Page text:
eventLog.Source = "ServiceOneComponent";
        eventLog.WriteEntry("ServiceOneComponent version 2.1 has started.");
    public void OnStop()
        EventLog eventLog = new EventLog();
        eventLog.Source = "ServiceOneComponent";
        eventLog.WriteEntry("ServiceOneComponent version 2.1 has stopped.");

You create this service component in a separate assembly. To make this assembly installable, you will need to add an installer class to it and also provide a separate set-up project. One important part is the implementation of a custom action to somehow register the service with the service host. There are four items of information that the service host needs to know in order to load and start the service. Let me show this in the form of a data structure.

public class ServiceConfigInfo
    // here is where the service component is installed
    string applicationBase;
    public string ApplicationBase
        get { return applicationBase; }
        set { applicationBase = value; }

    // the component's configuration file
    string configFileName;
    public string ConfigFileName
        get { return configFileName; }
        set { configFileName = value; }

    // the component's assembly name
    string assemblyName;
    public string AssemblyName
        get { return assemblyName; }
        set { assemblyName = value; }

    // the component's fully qualified type name
    string typeName;
    public string TypeName
        get { return typeName; }
        set { typeName = value; }

You use ServiceConfigInfo when you override and implement the OnAfterInstall method of the service component's Installer class. The important part is to initialize and to persist it in a location where the service host can find it.

protected override void OnAfterInstall(
    System.Collections.IDictionary savedState)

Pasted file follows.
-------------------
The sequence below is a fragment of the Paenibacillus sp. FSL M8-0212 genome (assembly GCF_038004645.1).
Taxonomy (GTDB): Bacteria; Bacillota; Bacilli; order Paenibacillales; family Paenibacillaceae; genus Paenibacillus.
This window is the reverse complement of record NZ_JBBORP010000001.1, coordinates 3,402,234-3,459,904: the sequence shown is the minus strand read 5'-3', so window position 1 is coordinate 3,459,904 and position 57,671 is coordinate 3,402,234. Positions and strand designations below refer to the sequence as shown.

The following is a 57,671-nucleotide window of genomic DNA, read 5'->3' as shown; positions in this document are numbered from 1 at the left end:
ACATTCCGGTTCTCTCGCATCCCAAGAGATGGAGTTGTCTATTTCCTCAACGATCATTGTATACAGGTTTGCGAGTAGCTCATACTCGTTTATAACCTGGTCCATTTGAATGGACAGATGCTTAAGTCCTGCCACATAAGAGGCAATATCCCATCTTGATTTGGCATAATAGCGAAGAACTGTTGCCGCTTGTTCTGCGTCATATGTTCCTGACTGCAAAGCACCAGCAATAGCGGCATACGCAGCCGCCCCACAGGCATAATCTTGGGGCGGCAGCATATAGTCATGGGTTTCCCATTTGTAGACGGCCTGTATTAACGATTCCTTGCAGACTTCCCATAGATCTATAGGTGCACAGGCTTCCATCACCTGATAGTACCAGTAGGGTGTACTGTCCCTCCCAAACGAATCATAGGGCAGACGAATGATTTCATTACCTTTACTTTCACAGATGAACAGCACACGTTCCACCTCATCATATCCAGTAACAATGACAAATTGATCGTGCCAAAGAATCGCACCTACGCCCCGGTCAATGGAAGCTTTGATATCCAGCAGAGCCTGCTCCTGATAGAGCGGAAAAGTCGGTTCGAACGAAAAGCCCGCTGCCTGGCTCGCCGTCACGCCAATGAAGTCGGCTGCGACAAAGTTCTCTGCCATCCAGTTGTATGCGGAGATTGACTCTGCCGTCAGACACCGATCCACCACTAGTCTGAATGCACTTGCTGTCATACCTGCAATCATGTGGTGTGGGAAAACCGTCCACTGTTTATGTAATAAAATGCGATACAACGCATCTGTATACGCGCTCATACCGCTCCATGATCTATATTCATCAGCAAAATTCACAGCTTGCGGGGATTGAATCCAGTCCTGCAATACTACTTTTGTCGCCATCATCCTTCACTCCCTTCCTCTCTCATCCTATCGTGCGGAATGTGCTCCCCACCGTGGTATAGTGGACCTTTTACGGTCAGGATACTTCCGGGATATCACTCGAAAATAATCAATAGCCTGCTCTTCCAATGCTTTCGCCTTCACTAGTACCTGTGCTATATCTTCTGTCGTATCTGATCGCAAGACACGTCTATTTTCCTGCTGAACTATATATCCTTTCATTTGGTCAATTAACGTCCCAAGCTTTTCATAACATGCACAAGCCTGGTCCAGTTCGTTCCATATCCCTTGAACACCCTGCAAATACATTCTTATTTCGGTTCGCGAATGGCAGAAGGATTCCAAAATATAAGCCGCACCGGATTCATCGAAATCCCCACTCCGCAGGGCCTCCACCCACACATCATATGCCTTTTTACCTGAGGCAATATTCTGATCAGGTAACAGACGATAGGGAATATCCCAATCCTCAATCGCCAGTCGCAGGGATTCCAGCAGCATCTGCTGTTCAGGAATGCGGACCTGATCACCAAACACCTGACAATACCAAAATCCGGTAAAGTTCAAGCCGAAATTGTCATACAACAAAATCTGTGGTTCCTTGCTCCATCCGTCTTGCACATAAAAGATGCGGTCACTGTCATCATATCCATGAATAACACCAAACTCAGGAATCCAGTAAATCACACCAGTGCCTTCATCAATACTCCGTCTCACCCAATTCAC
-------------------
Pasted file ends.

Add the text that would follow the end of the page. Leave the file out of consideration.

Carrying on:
// create and initialize the service config info
    ServiceConfigInfo configInfo = new ServiceConfigInfo();
    configInfo.ApplicationBase = 
    configInfo.ConfigFileName = "ServiceOne.dll.config";
    configInfo.TypeName = typeof(ServiceOne).FullName;
    configInfo.AssemblyName = 
        ).FullName.Split(new char[] { ',' })[0];

    // construct the service config file path and 
    // create directory if neccessary
    string filePath = 
    filePath = Path.Combine(filePath, "ServiceHost");
    filePath = Path.Combine(filePath, "ServiceOne.config.xml");

    // write the service configuration for this service
    StreamWriter writer = new StreamWriter(filePath);
    using (writer)
        XmlSerializer serializer = 
            new XmlSerializer(typeof(ServiceConfigInfo));
        serializer.Serialize(writer, configInfo);

    // restart the service if it is running
    ServiceController serviceController = 
        new ServiceController("ServiceOne");
    if (serviceController.Status == ServiceControllerStatus.Running)
            new TimeSpan(0, 0, 20));

If you have previously installed the service host, the service component will be restarted with the newly updated component. Here is the complete implementation of the OnStart method:

protected override void OnStart(string[] args)
    // load the service configuration for this service
    string configPath = 
    configPath = 
        string.Format(@"ServiceHost\{0}.config.xml", base.ServiceName));
    if (!File.Exists(configPath))
        string msg =